However, I do agree with Ypsi's original concerns that the entry should generally only link to the page where the fact is mentioned; in nearly all cases that is the destination / travel topic that is the entry's subject. Novelty architecture (as an article covering an entire field of study) is only tenuously related to this one specific ice hotel in Sweden. It's a bit like linking to Historical travel (very broad and general topic) in an entry about Herculaneum (a specific Roman archaeological site).
But we should really try to conclude that discussion one way or the other. --ThunderingTyphoons! (talk) 10:55, 18 December 2017 (UTC)
What if the fact is mentioned in more than one place? For instance, Chicken AK being named for ptarmigan is mentioned in both the town's article and places with unusual names. Likewise, it would make sense for the "ice hotel" concept to be mentioned both in their host cities and in the novelty architecture article. K7L (talk) 11:17, 18 December 2017 (UTC)
Well, ice hotels in general, and the specific hotel in question are both mentioned on novelty architecture, like you say. There are lots of cases like this where the same or similar information appears on more than one page. But the discover fact is about this hotel in particular (it being the very first of its kind), so that's the article we should link to, in my opinion. There could be a future discover entry specifically for the novelty architecture article, though, no problem. --ThunderingTyphoons! (talk) 11:48, 18 December 2017 (UTC)
The novelty architecture is the whole point of the item; the bit about "being first" was merely an arbitrary line drawn to avoid having to list all of the other hotels of the same genre - which are too numerous to fit in a twenty-word blurb. K7L (talk) 12:44, 18 December 2017 (UTC)
I still think we should link to just one article, the article where the fact appears. If we are to link to several articles, like the factoids in Wikipedia's Did you know (upon which our Discover section is based), I'd say we should also write the name of the article where the fact appears in bold letters, just like they do. --ϒpsilon (talk) 14:25, 18 December 2017 (UTC)
The facts do appear in places with unusual names (for Chicken) and novelty architecture (for the ice hotel). K7L (talk) 02:47, 19 December 2017 (UTC)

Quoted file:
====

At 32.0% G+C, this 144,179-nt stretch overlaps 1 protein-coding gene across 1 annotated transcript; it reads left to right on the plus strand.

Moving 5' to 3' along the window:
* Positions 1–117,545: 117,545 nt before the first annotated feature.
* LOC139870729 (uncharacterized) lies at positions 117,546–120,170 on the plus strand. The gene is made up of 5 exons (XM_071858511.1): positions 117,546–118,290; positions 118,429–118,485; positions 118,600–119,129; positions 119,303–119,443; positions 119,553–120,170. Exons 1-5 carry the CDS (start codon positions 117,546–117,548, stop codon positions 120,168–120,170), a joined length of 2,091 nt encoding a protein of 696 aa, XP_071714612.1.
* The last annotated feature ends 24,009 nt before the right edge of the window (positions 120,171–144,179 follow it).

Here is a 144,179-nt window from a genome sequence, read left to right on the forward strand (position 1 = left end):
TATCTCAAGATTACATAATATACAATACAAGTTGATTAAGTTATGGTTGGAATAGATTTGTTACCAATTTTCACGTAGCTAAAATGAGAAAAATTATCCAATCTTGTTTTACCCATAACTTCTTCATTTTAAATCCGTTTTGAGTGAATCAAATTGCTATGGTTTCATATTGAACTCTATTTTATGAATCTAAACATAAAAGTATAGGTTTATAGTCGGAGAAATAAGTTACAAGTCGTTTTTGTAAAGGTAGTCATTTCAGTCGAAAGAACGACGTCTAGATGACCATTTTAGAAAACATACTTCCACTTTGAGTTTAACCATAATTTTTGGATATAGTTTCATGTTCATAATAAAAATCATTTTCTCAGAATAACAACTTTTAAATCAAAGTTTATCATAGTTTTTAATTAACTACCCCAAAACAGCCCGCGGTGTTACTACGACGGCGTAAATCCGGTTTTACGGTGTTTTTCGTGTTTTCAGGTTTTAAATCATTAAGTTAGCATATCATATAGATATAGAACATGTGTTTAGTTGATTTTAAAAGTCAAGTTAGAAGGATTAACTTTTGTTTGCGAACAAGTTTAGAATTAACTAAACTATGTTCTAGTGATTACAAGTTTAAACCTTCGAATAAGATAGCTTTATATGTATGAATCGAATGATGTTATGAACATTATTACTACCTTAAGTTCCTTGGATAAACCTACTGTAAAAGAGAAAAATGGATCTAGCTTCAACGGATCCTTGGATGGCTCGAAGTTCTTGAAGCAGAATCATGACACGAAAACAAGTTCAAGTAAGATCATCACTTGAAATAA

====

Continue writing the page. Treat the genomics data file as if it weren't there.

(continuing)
In these cases I still see the destination is the "main article" which should be highlighted somehow. It's Jukkasjärvi that has become famous because of the ice hotel representing Novelty architecture, not the other way around (ie. novelty architecture would still be around if they had built it in Gällivare instead, or not at all). In the same way, Chicken is famous because it has a funny name. --ϒpsilon (talk) 10:50, 19 December 2017 (UTC)
If the rest of you think it's best to have only one link per entry, I'll accede to that. Ikan Kekek (talk) 10:57, 19 December 2017 (UTC)
That's for the best. We can still have a fact relating to novelty architecture in the future, whereas linking two or more articles in one fact is basically using those articles up for the foreseeable future, in that we don't like repeat coverage of the same articles within a period of time. --ThunderingTyphoons! (talk) 11:26, 19 December 2017 (UTC)
I believe the concerns about duplication are that we don't want the same fact twice, not that we are trying to prevent two facts about the same destination from appearing at different times. This was raised at Wikivoyage talk:Discover#Repeating Discoveries and Same-type Discoveries before the WT split, and I think there was one we'd removed the better part of a year ago here as the same fact was mistakenly submitted twice, one month apart. K7L (talk) 13:34, 20 December 2017 (UTC)
We can certainly feature a single destination as many times as we like but I think there should be a couple of months between them at least. Intentionally featuring the same fact again is something we should avoid, though if this occasionally happens by accident (maybe because there have been so long time since it was featured that nobody remembers) I don't think it's a huge problem. For instance, the fact we had a few weeks back of Michigan's map resembling two hands was featured in October 2015 with a different wording. ϒpsilon (talk) 08:34, 21 December 2017 (UTC)
I'd prefer not to feature the same fact twice, or have three facts from the same country appear in the same three-day interval (like The [[Aleutian Islands]] of Alaska are the easternmost U.S. point", "[[Texas]] is the second-largest state, behind Alaska", "[[Wyoming]] is the second least-populous, behind Alaska")... unless this were April 1 or some occasion where the pattern is the joke. Conversely, I can't see a fact on big things in Australia being precluded because a fact on ice hotels had already run previously; both are technically novelty architecture. K7L (talk)

The following calendar-related items are "ready-to-go" criteria-wise and should be moved to the main queue at a date appropriate to the trivia featured: